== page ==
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Veterinary Health Center

Current Cardiology Research

Project title:

Comparison of the content of pimobendan in a commercially available tablet and compounded formulations.

Primary investigator:            Justin D. Thomason, DVM

Co-Investigator                      Butch KuKanich, DVM

Background and Study Design:

Pimobendan is often a life-saving/life prolonging therapeutic intervention for dogs in heart failure.  Unfortunately, a few patients cannot tolerate some of the excipients in the FDA approved formulation. Additionally, there may not be an FDA approved tablet size available to provide an accurate dose, and there are no FDA approved liquid formulations. This project is designed to determine whether compounded pimobendan is indeed a viable alternative to the FDA approved pimobendan tablets (Vetmedin) when administration of the tablets is not appropriate.

 

Project title:  

To measure the concentration of interleukin-18, kidney injury molecule-1, and neutrophil gelatinase-associated lipocalin in the urine of clinically healthy dogs, evaluate the effect of blood contamination on those concentrations, and perform stability study studying the effect of temperature, time, and freeze thaw cycles on interleukin-18 and kidney injury moelecule-1 concentrations.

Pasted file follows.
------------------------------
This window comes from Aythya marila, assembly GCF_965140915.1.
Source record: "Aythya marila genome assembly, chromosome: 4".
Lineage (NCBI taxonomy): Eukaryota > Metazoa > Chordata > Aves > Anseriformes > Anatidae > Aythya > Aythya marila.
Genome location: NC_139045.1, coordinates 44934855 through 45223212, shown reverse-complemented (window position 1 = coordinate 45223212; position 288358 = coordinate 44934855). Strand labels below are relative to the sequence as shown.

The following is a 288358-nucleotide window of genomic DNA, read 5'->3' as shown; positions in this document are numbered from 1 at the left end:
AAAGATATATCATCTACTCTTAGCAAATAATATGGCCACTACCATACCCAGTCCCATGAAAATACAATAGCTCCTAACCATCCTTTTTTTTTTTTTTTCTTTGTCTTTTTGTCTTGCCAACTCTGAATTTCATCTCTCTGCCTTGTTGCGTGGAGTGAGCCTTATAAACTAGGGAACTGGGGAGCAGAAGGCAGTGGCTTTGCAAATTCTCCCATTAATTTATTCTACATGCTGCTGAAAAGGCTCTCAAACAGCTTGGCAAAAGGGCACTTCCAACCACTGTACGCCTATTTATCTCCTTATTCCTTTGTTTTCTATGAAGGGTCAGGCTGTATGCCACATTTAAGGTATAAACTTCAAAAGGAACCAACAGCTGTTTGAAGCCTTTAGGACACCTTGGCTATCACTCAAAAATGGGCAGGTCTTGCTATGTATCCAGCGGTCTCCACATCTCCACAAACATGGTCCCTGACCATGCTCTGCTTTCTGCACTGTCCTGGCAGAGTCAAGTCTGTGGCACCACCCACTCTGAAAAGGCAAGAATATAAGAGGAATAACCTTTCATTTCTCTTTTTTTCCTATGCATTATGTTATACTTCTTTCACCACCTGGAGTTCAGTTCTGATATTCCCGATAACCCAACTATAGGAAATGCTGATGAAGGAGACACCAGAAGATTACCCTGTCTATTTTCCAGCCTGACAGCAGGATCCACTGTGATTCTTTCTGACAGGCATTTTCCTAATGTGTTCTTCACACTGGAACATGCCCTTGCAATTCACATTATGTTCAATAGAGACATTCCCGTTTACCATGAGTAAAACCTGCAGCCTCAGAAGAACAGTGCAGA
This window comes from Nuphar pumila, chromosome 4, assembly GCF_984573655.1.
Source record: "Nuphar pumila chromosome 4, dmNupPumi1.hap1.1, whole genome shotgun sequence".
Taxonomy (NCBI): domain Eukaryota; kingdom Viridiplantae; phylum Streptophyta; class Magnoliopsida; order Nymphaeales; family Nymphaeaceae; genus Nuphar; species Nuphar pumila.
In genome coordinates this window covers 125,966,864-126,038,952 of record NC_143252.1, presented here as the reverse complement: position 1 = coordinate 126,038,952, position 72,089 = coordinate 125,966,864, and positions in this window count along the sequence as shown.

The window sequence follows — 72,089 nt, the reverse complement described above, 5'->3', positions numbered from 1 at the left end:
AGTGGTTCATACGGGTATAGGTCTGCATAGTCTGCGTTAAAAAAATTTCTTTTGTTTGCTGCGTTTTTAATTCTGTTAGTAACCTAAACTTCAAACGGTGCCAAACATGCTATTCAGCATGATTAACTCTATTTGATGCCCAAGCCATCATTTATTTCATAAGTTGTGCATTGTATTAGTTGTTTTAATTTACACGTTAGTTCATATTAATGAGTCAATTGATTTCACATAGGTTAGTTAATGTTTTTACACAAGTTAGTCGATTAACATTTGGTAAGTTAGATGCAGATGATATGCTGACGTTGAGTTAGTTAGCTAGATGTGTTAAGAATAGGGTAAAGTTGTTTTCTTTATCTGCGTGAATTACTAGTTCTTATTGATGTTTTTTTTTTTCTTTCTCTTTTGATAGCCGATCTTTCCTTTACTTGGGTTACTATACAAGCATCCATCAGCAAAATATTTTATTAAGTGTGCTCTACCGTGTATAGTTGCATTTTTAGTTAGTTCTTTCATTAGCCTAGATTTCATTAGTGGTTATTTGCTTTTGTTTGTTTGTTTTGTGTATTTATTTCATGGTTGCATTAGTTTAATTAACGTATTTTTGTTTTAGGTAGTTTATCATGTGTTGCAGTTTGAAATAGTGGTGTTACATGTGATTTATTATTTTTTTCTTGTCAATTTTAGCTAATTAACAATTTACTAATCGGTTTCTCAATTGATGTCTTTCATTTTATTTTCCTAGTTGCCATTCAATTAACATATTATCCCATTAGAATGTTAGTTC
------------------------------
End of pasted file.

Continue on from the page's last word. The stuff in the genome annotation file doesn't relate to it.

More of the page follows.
Primary investigators:           Justin D. Thomason, DVM

Graduate student                  Mark C. Morton, DVM

Background and Study Design:

The kidneys of dogs with endocardiosis eventually become damaged and deteriorate into chronic renal failure. The mechanism for this is complex and largely unknown. Currently the two best tests for detecting renal disease in canine patients are the measurement of serum creatinine and symmetric dimethylarginine (SDMA) concentrations.  However, they require at least a quarter to half of the kidney function to be lost before becoming elevated.  It is imperative in these patients to detect kidney damage as soon as possible.  Interleukin-18 (IL-18), neutrophil gelatinase associated lipocalin (NGAL), and kidney injury molecule-1 (KIM-1) have been shown to be elevated in human patients with acute kidney injury (AKI).  Recent literature suggests a similar correlation in canine patients as well.  This project is designed to determine baseline concentrations of these biomarkers in urine of clinically normal dogs, to evaluate the effect of blood contamination for samples acquired by cystocentesis, and to perform stability studies to evaluate how stable IL-18 and KIM-1 are in stored urine.